By Amanda Lucia, author of White Utopias: The Religious Exoticism of Transformational Festivals
All-white powwows, reggae festivals, and blues festivals are relatively unthinkable in the US context. In contrast, yogic and transformational festivals draw predominantly white spiritual seekers into breathtakingly gorgeous natural environments to engage deeply with expressions of non-white cultural and religious forms.
Why is this?
My new book, White Utopias: The Religious Exoticism of Transformational Festivals, looks closely at transformational festivals, analyzing the practices and discourses of the “spiritual but not religious” (SBNR) attendees, and the varieties of religious forms with which they engage. The book is based on nine years of ethnographic research in three different genres of festivals: festivals dedicated to Hindu devotion and yoga—as in Bhakti and Shakti Fest, festivals focused solely on the practice of yoga—as in Wanderlust festivals, and festivals framed around eclectic aspirations of consciousness expansion and spiritual transformation that include yoga—as in Lightning in a Bottle and Burning Man. My research reveals how whiteness is perpetuated in these environments and highlights how SBNR populations build their spiritualities on a foundation of religious exoticism, which otherizes and alienates people of color.
The variety of spiritual practices at these festivals is extraordinarily vast, with practitioners engaging in sound bath healing, Tibetan Buddhist singing bowl meditations, nature religion, crystal skull communication, chakra alignments, crystal healing, ayahuasca medicine, sexuality workshops and multiple therapeutic resources. White Utopias focuses specifically on the practice of yoga—one of the most common offerings in each of these festivals.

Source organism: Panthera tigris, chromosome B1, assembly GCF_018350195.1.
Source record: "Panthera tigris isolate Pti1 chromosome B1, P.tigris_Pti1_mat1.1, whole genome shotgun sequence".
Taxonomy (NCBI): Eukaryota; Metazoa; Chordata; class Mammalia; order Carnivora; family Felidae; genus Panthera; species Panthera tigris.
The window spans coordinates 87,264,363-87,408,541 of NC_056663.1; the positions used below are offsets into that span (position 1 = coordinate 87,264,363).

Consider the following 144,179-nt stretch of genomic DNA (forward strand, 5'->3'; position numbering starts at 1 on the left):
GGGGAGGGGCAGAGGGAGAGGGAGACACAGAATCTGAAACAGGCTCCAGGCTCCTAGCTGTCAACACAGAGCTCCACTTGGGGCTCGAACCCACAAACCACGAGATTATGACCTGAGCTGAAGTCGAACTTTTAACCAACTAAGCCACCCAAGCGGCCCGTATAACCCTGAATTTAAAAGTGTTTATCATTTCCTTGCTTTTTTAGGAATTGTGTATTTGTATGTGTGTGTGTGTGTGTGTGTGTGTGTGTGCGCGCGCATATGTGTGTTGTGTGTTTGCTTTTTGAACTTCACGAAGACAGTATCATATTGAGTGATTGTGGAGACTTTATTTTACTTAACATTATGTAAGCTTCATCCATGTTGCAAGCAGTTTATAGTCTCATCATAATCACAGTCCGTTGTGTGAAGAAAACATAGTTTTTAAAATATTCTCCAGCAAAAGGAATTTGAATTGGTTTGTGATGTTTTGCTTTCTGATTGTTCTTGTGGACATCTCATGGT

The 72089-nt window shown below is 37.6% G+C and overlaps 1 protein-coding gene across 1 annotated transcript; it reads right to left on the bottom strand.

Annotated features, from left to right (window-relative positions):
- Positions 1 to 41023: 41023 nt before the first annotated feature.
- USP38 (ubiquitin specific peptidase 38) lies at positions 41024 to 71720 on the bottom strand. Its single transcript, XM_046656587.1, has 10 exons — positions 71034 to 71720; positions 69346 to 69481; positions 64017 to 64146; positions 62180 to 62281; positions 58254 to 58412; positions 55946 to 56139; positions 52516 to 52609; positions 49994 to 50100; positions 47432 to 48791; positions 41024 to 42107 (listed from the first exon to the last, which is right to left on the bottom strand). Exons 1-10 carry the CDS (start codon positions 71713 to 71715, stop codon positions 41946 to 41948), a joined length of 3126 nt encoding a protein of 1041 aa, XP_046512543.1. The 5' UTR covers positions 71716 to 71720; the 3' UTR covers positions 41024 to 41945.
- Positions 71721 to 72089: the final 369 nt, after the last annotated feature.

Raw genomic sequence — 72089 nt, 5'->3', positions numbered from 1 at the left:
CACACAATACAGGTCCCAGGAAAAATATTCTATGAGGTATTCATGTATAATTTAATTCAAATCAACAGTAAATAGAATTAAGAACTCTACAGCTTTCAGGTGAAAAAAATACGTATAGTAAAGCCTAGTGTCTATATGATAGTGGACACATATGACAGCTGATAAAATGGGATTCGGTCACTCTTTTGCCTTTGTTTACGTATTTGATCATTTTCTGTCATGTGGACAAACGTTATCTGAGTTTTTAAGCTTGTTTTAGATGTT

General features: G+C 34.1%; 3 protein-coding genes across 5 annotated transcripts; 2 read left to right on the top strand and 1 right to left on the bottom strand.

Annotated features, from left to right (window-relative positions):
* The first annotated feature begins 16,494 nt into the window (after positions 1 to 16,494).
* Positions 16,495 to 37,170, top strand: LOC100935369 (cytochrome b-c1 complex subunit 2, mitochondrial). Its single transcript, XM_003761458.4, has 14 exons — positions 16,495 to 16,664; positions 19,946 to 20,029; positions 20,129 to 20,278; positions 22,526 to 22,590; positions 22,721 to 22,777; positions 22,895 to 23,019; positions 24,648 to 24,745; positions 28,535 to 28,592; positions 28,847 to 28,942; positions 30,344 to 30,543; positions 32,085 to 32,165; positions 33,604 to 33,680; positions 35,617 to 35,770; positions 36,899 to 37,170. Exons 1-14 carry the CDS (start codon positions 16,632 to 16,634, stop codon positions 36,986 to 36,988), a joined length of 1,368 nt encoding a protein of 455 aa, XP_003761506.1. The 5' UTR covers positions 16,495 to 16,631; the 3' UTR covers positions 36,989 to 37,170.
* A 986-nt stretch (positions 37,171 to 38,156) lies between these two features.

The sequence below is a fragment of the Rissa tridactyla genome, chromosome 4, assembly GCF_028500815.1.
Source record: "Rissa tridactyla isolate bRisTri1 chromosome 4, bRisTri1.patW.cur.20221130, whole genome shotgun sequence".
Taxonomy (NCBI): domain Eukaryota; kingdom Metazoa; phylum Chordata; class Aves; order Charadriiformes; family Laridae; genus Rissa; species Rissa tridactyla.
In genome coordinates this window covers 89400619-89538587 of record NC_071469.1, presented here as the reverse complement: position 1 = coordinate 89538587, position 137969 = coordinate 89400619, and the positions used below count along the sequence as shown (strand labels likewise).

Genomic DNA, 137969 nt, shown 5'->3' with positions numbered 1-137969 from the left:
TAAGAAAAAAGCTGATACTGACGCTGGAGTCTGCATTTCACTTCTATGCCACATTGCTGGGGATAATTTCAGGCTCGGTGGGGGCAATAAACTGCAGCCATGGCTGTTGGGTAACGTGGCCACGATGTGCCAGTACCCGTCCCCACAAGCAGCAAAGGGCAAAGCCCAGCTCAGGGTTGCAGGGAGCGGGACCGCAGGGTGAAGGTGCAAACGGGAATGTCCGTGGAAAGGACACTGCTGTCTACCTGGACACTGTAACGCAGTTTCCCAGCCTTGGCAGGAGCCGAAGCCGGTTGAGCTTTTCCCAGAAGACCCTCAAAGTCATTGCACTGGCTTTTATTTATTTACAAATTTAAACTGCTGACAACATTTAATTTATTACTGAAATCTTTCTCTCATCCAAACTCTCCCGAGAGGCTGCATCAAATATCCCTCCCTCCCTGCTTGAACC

In the course of my research, I learned that transformational festivals were functioning as educational spaces for disseminating SBNR ideas and values. And festival yoga classes were very different from conventional studio yoga classes. Expanding beyond the physical practice, they included sermon-like discourses. I argue that this makes transformational festivals and the yoga classes therein under-recognized institutions of unchurched religion. Also, the spiritual rhetoric in these fields—and particularly in yoga classes—often focuses on questions of authenticity, which relates closely to how white yoga teachers locate themselves as representatives of South Asian cultural and spiritual traditions.
Both the yoga mat and the festival environments are active spaces of introspection wherein participants look inward and cultivate spiritual experiences. They are also extraordinary opportunities for social bonding and connection with community. Both endeavors generate affective feelings of freedom, which I found was the most commonly iterated shared experience among participants. This affective expression of freedom exists in dialogue with neoliberal propensities to attain freedom through the pursuit of self-cultivation, and in contrast to freedom work for social justice in society at large.
I wrote this book as a contribution to critical whiteness studies. My research uncovers understudied modes of what Indigenous scholar Aileen Moreton Robinson calls white possessivism, focusing on how such ideological practices reinforce and perpetuate the majority whiteness of SBNR communities.
But White Utopias also expands beyond blanket critiques and stays true to the humanizing practice of ethnography. I show how my informants have very real spiritual aspirations and communal connections in these contexts. Many of the practitioners engage deeply with ascetic and mystical practices, actively deconstructing conventional conceptions of the self and reconstructing anew with tools drawn from a variety of religious forms. Deeply introspective, they explore interior metaphysical spaces and engage in spiritual journeys in collaboration with like-minded others. In so doing, I argue that they build an ideological commons through which they can grow collectively and in community.
What emerges is a story that is both critical and empathic. It recognizes the inherent violence of cultural appropriation, as practitioners co-opt spaces of cultural representation usurping people of color and then also how these populations level a serious critique of western civilization, including current hierarchies that support white supremacy. I conclude with the understanding that so long as they do so from ideological comfort zones of predominantly white homogenous spaces, they limit their potential to imagine spaces beyond white utopias.